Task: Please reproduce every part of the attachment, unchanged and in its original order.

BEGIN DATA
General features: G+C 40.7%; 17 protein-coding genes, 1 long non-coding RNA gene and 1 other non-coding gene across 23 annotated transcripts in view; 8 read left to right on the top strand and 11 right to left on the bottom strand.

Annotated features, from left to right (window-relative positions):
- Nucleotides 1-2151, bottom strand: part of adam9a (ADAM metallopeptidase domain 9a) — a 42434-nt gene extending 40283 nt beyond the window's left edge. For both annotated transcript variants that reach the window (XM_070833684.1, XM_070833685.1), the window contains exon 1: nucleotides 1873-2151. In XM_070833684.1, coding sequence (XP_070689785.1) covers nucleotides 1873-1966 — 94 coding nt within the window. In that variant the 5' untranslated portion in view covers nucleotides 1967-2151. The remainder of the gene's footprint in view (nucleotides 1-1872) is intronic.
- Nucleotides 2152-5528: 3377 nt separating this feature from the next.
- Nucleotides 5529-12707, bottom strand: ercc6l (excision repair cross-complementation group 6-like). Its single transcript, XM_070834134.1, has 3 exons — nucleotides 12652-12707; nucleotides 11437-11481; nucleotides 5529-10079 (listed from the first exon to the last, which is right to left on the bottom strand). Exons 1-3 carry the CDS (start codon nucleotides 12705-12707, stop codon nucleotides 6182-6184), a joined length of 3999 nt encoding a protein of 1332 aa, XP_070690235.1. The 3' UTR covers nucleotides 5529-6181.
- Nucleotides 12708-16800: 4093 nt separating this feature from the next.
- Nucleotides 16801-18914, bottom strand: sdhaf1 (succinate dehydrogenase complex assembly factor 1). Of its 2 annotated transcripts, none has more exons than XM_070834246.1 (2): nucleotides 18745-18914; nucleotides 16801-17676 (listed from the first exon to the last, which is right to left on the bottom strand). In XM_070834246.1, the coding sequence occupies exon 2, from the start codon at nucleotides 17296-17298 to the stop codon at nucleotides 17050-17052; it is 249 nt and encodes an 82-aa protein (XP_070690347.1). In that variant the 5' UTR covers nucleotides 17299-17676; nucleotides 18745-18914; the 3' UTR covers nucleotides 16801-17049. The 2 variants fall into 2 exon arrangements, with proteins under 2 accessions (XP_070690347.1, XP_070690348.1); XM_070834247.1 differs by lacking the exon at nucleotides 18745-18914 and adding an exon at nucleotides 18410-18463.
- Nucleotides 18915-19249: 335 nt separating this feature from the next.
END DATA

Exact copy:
General features: G+C 40.7%; 17 protein-coding genes, 1 long non-coding RNA gene and 1 other non-coding gene across 23 annotated transcripts in view; 8 read left to right on the top strand and 11 right to left on the bottom strand.

Annotated features, from left to right (window-relative positions):
- Nucleotides 1-2151, bottom strand: part of adam9a (ADAM metallopeptidase domain 9a) — a 42434-nt gene extending 40283 nt beyond the window's left edge. For both annotated transcript variants that reach the window (XM_070833684.1, XM_070833685.1), the window contains exon 1: nucleotides 1873-2151. In XM_070833684.1, coding sequence (XP_070689785.1) covers nucleotides 1873-1966 — 94 coding nt within the window. In that variant the 5' untranslated portion in view covers nucleotides 1967-2151. The remainder of the gene's footprint in view (nucleotides 1-1872) is intronic.
- Nucleotides 2152-5528: 3377 nt separating this feature from the next.
- Nucleotides 5529-12707, bottom strand: ercc6l (excision repair cross-complementation group 6-like). Its single transcript, XM_070834134.1, has 3 exons — nucleotides 12652-12707; nucleotides 11437-11481; nucleotides 5529-10079 (listed from the first exon to the last, which is right to left on the bottom strand). Exons 1-3 carry the CDS (start codon nucleotides 12705-12707, stop codon nucleotides 6182-6184), a joined length of 3999 nt encoding a protein of 1332 aa, XP_070690235.1. The 3' UTR covers nucleotides 5529-6181.
- Nucleotides 12708-16800: 4093 nt separating this feature from the next.
- Nucleotides 16801-18914, bottom strand: sdhaf1 (succinate dehydrogenase complex assembly factor 1). Of its 2 annotated transcripts, none has more exons than XM_070834246.1 (2): nucleotides 18745-18914; nucleotides 16801-17676 (listed from the first exon to the last, which is right to left on the bottom strand). In XM_070834246.1, the coding sequence occupies exon 2, from the start codon at nucleotides 17296-17298 to the stop codon at nucleotides 17050-17052; it is 249 nt and encodes an 82-aa protein (XP_070690347.1). In that variant the 5' UTR covers nucleotides 17299-17676; nucleotides 18745-18914; the 3' UTR covers nucleotides 16801-17049. The 2 variants fall into 2 exon arrangements, with proteins under 2 accessions (XP_070690347.1, XP_070690348.1); XM_070834247.1 differs by lacking the exon at nucleotides 18745-18914 and adding an exon at nucleotides 18410-18463.
- Nucleotides 18915-19249: 335 nt separating this feature from the next.